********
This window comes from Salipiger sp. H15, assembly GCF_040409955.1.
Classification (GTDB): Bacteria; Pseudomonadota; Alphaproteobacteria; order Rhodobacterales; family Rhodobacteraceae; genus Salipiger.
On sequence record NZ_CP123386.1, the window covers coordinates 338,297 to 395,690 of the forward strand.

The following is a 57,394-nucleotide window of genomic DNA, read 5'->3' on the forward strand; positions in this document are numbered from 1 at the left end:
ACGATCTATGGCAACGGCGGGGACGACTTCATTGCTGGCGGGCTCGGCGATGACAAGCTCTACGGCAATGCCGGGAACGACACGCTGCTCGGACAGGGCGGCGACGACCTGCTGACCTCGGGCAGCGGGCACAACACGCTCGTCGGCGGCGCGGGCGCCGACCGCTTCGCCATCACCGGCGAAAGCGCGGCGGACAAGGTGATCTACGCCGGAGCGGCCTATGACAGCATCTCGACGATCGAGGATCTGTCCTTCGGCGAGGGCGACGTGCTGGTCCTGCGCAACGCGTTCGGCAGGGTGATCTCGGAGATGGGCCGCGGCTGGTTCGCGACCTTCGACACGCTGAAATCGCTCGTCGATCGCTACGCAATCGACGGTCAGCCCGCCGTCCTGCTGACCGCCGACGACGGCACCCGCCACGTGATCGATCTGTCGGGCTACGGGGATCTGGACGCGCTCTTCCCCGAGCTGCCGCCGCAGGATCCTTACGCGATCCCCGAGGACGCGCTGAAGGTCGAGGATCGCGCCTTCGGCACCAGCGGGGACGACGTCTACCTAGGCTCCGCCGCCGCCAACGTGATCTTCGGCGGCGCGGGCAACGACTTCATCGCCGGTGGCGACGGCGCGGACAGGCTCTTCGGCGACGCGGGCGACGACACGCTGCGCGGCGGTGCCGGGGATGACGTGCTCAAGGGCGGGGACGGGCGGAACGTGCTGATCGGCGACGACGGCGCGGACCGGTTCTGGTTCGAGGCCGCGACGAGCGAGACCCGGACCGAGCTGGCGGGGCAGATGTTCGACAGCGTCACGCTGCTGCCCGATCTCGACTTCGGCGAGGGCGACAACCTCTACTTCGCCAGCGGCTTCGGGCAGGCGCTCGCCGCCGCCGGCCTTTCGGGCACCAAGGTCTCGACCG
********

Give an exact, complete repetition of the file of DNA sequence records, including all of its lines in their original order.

This window comes from Salipiger sp. H15, assembly GCF_040409955.1.
Classification (GTDB): Bacteria; Pseudomonadota; Alphaproteobacteria; order Rhodobacterales; family Rhodobacteraceae; genus Salipiger.
On sequence record NZ_CP123386.1, the window covers coordinates 338,297 to 395,690 of the forward strand.

The following is a 57,394-nucleotide window of genomic DNA, read 5'->3' on the forward strand; positions in this document are numbered from 1 at the left end:
ACGATCTATGGCAACGGCGGGGACGACTTCATTGCTGGCGGGCTCGGCGATGACAAGCTCTACGGCAATGCCGGGAACGACACGCTGCTCGGACAGGGCGGCGACGACCTGCTGACCTCGGGCAGCGGGCACAACACGCTCGTCGGCGGCGCGGGCGCCGACCGCTTCGCCATCACCGGCGAAAGCGCGGCGGACAAGGTGATCTACGCCGGAGCGGCCTATGACAGCATCTCGACGATCGAGGATCTGTCCTTCGGCGAGGGCGACGTGCTGGTCCTGCGCAACGCGTTCGGCAGGGTGATCTCGGAGATGGGCCGCGGCTGGTTCGCGACCTTCGACACGCTGAAATCGCTCGTCGATCGCTACGCAATCGACGGTCAGCCCGCCGTCCTGCTGACCGCCGACGACGGCACCCGCCACGTGATCGATCTGTCGGGCTACGGGGATCTGGACGCGCTCTTCCCCGAGCTGCCGCCGCAGGATCCTTACGCGATCCCCGAGGACGCGCTGAAGGTCGAGGATCGCGCCTTCGGCACCAGCGGGGACGACGTCTACCTAGGCTCCGCCGCCGCCAACGTGATCTTCGGCGGCGCGGGCAACGACTTCATCGCCGGTGGCGACGGCGCGGACAGGCTCTTCGGCGACGCGGGCGACGACACGCTGCGCGGCGGTGCCGGGGATGACGTGCTCAAGGGCGGGGACGGGCGGAACGTGCTGATCGGCGACGACGGCGCGGACCGGTTCTGGTTCGAGGCCGCGACGAGCGAGACCCGGACCGAGCTGGCGGGGCAGATGTTCGACAGCGTCACGCTGCTGCCCGATCTCGACTTCGGCGAGGGCGACAACCTCTACTTCGCCAGCGGCTTCGGGCAGGCGCTCGCCGCCGCCGGCCTTTCGGGCACCAAGGTCTCGACCG